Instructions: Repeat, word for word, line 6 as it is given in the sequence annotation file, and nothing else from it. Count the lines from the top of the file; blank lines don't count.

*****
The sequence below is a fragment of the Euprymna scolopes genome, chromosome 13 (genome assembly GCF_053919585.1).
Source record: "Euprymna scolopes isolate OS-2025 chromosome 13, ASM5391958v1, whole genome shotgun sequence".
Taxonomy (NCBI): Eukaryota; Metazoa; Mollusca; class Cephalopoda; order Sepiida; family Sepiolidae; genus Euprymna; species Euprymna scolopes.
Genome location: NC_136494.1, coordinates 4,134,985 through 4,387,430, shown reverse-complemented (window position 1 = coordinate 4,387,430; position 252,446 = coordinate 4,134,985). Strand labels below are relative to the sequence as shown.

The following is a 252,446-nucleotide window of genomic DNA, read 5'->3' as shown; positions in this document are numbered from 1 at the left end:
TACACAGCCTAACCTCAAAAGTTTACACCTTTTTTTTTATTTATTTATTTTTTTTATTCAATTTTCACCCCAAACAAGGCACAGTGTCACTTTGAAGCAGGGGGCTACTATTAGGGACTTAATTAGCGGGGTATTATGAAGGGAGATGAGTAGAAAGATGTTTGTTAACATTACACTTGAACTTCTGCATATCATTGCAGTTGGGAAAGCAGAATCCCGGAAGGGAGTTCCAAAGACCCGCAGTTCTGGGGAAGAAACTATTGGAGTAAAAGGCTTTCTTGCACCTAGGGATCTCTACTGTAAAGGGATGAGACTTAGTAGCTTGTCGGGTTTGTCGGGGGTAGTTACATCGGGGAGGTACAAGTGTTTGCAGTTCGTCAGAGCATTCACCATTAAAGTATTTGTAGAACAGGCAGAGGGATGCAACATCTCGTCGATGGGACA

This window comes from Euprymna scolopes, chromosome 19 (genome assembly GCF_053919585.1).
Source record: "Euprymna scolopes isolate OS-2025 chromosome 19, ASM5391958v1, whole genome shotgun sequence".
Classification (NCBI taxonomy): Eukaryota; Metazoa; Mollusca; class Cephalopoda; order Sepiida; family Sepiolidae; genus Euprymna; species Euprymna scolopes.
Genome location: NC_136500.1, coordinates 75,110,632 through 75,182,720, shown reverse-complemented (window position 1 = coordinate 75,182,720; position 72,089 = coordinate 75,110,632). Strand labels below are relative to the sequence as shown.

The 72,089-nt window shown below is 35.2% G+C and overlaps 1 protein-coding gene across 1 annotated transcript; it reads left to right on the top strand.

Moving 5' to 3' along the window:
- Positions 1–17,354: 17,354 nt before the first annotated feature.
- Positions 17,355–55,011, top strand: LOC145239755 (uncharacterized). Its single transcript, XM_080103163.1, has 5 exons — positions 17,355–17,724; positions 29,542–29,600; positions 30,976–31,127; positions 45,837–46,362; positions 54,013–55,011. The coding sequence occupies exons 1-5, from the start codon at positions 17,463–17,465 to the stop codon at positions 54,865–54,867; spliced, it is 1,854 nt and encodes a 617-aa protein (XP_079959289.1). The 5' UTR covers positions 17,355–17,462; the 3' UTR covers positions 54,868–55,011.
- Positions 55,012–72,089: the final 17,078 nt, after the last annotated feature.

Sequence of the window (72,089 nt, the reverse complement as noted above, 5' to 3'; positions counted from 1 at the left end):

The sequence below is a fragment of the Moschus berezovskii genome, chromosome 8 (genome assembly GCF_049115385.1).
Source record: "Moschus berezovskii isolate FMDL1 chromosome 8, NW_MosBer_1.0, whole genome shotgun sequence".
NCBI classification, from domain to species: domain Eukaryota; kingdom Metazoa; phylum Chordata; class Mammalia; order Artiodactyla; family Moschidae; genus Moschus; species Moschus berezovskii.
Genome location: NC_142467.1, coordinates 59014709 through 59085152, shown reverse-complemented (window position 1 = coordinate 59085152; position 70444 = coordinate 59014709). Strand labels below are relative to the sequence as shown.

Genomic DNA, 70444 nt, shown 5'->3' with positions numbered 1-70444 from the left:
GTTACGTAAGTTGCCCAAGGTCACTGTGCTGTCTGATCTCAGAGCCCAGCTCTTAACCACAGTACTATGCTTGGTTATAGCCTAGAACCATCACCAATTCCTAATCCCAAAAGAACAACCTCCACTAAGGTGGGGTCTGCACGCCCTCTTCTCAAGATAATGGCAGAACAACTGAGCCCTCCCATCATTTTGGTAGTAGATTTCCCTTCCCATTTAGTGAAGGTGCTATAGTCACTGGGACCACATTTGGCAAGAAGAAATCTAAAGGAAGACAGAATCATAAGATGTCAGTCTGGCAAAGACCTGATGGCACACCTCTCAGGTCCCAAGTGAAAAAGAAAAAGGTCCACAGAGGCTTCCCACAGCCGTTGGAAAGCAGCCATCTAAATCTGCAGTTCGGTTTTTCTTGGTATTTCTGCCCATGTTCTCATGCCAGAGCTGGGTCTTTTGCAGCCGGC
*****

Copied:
TACACAGCCTAACCTCAAAAGTTTACACCTTTTTTTTTATTTATTTATTTTTTTTATTCAATTTTCACCCCAAACAAGGCACAGTGTCACTTTGAAGCAGGGGGCTACTATTAGGGACTTAATTAGCGGGGTATTATGAAGGGAGATGAGTAGAAAGATGTTTGTTAACATTACACTTGAACTTCTGCATATCATTGCAGTTGGGAAAGCAGAATCCCGGAAGGGAGTTCCAAAGACCCGCAGTTCTGGGGAAGAAACTATTGGAGTAAAAGGCTTTCTTGCACCTAGGGATCTCTACTGTAAAGGGATGAGACTTAGTAGCTTGTCGGGTTTGTCGGGGGTAGTTACATCGGGGAGGTACAAGTGTTTGCAGTTCGTCAGAGCATTCACCATTAAAGTATTTGTAGAACAGGCAGAGGGATGCAACATCTCGTCGATGGGACA